Too Many Healthcare Employees Have Excessive Patient Data Access

A Ponemon Institute survey has found that a lack of emphasis on the protection of data among US healthcare and pharmaceutical companies is leaving employees with greater access to sensitive patient data than they need to do their jobs.

When employee activities are not tracked or audited, an insider or outside attacker that hijacks an employee account can exploit these weaknesses with impunity, leading to devastating consequences.

It’s not a small issue: According to numbers from the US Health and Human Services Department for Civil Rights, there have been more than 290 public disclosures of major health data breaches in the country over the past two years. The attractiveness of sensitive health data to hackers is due to its inclusion of powerful tools for identity theft such as Medicare IDs and social security numbers.

The statistics paint an ugly picture. A full 56% of IT practitioners and 51% of end users said they believe their organizations place just a moderate to low priority on the protection of company data, or no priority at all; 79% of IT personnel said their organization either partially enforces a least-privilege model for data access or does not enforce one at all.

In terms of information access, 65% of employees believe they have access to sensitive data they don't need to do their jobs, with 51% believing they see this data at least frequently. About three-quarters (73%) of employees said they have access to sensitive or confidential information about patients—higher than respondents from any of the other major sectors included in the survey (retail, financial services and public sector employees). Of those employees, 41% report that they and their co-workers can see "a lot of" sensitive data—also more than employees from the other major industries surveyed.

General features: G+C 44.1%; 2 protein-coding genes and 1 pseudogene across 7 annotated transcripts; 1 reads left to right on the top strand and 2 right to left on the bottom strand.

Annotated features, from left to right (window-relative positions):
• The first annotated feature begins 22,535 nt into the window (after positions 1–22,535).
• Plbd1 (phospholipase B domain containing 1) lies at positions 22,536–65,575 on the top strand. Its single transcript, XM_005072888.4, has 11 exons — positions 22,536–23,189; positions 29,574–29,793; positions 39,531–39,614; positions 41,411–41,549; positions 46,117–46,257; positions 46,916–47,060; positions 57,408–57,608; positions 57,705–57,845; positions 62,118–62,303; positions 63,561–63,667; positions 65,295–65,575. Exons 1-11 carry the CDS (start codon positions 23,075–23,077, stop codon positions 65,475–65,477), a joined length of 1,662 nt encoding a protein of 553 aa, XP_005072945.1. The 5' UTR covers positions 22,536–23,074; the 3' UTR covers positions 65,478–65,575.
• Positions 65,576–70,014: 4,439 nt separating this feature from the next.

"As healthcare companies increasingly find themselves victimized with data leaks that impact potentially millions of patients and customers, we continue to learn that most of these attacks begin with the compromise of a few employee credentials,” said Yaki Faitelson, co-founder and CEO of Varonis, which sponsored the report. “The damage can be greatly reduced by managing data-access permissions, making sure employees only have access to the data they need to do their jobs, and by monitoring for unusual activity.”

Carmine Clementelli, security expert with PFU Systems, a Fujitsu company, told Infosecurity that forward-thinking healthcare institutions can avoid data breaches with a minimum of investment in some additional areas.

"We believe that [Ponemon’s] statement that ‘most healthcare organizations are still unprepared to address this rapidly changing cyber-threat environment and lack the resources and processes to protect patient data’ is really only half right,” he said in an email. “In fact, there are three simple, inexpensive and resource-light steps that any organization can take to protect PHI: prevention, ongoing self-assessment and hygiene.”

He added that waiting shouldn’t be an option. "The latest spate of security breaches took months and more to detect—with the odds of misuse increasing daily.  In fact, the main reason that medical records are so valuable is largely because health and insurance sector breaches take so long to detect, while banking and credit fraud is (sometimes) discovered quickly.”

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